The Strange Version 3.0

  • .NET 3.0 (including .NET 2.0, WCF, WPF, WF, Windows CardSpace): This only added new libraries, it didn’t change the Base Class Library at all, and it also didn’t change the underlying platform. Any .NET application developed for 3.0 also worked on 2.0 unless it made use of one of the new libraries. Any .NET application developed for 2.0 also worked on 3.0 because 3.0 was not really a new version of .NET. It’s hard to say whether it was a side-by-side version or replaced 2.0, since it only added a few DLLs to an existing installation of .NET 2.0. The only reason, in my opinion, to call this “3.0”  was for it to sound better, and it really confused the quite many developers. But it got worse.

The 3.5 Family

  • .NET 2.0 SP1 (including C# 2, CLR/BCL version 2.0 SP1): I guess, this update fixed a few issues, but actually, it was designed to extend the CLR and BCL for the upcoming .NET 3.5, and thus it added a few members to existing classes in the Base Class Library. One that I took notice of was an additional overload in TypeBuilder.DefineProperty, which I made use of in re-motion, causing the framework to throw MissingMethodExceptions on other colleagues’ PCs. I think this version was not aptly named at all. Why make a service pack for .NET 2.0 with changes needed only by a subsequent version? But this decision was part of the .NET 3.5 misery.
  • .NET 3.0 SP1 (including .NET 2.0 SP1, WCF, WPF, WF, Windows CardSpace): This was essentially .NET 3.0 but with .NET 2.0 SP1 applied. Since 3.0 was only 2.0 with libraries, 2.0 SP1 with those libraries became 3.0 SP1. Not confused yet? It gets worse…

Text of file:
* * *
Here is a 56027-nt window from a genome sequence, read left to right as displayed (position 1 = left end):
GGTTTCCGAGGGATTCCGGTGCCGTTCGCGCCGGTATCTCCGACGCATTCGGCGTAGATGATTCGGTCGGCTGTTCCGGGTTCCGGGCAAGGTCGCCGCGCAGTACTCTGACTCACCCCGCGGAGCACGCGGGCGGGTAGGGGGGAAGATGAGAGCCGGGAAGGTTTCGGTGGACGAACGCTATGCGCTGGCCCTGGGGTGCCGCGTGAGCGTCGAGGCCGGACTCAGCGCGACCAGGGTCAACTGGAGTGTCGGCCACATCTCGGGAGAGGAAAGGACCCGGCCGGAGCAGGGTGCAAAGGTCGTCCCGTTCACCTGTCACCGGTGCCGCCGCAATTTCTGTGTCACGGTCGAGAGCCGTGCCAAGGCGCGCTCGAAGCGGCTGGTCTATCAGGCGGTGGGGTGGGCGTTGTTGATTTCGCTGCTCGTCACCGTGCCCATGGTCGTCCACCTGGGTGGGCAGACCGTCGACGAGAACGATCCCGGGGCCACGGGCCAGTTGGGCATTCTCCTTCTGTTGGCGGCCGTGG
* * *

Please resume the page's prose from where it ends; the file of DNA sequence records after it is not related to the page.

• .NET 3.5 (including C# 3, .NET 3.0 SP1, LINQ): Now, this version introduced new versions of the main .NET programming languages, and it added LINQ. The CLR and BCL changes were already packaged as .NET 2.0 SP1, so 3.5 only needed to add some libraries (System.Core probably being the most important one). Of course, if you didn’t make use of the new libraries, your .NET 3.5 applications were actually .NET 2.0 SP1 or .NET 3.0 SP1 programs. In my opinion, this was a catastrophe. Why release the changes to the CLR and BCL separately as service packs for 2.0 (and thus 3.0), and then call the service packs plus libraries .NET 3.5? Why not make a new .NET 4.0 version, running side-by-side? Is the end goal total confusion? But, believe it or not, it got worse.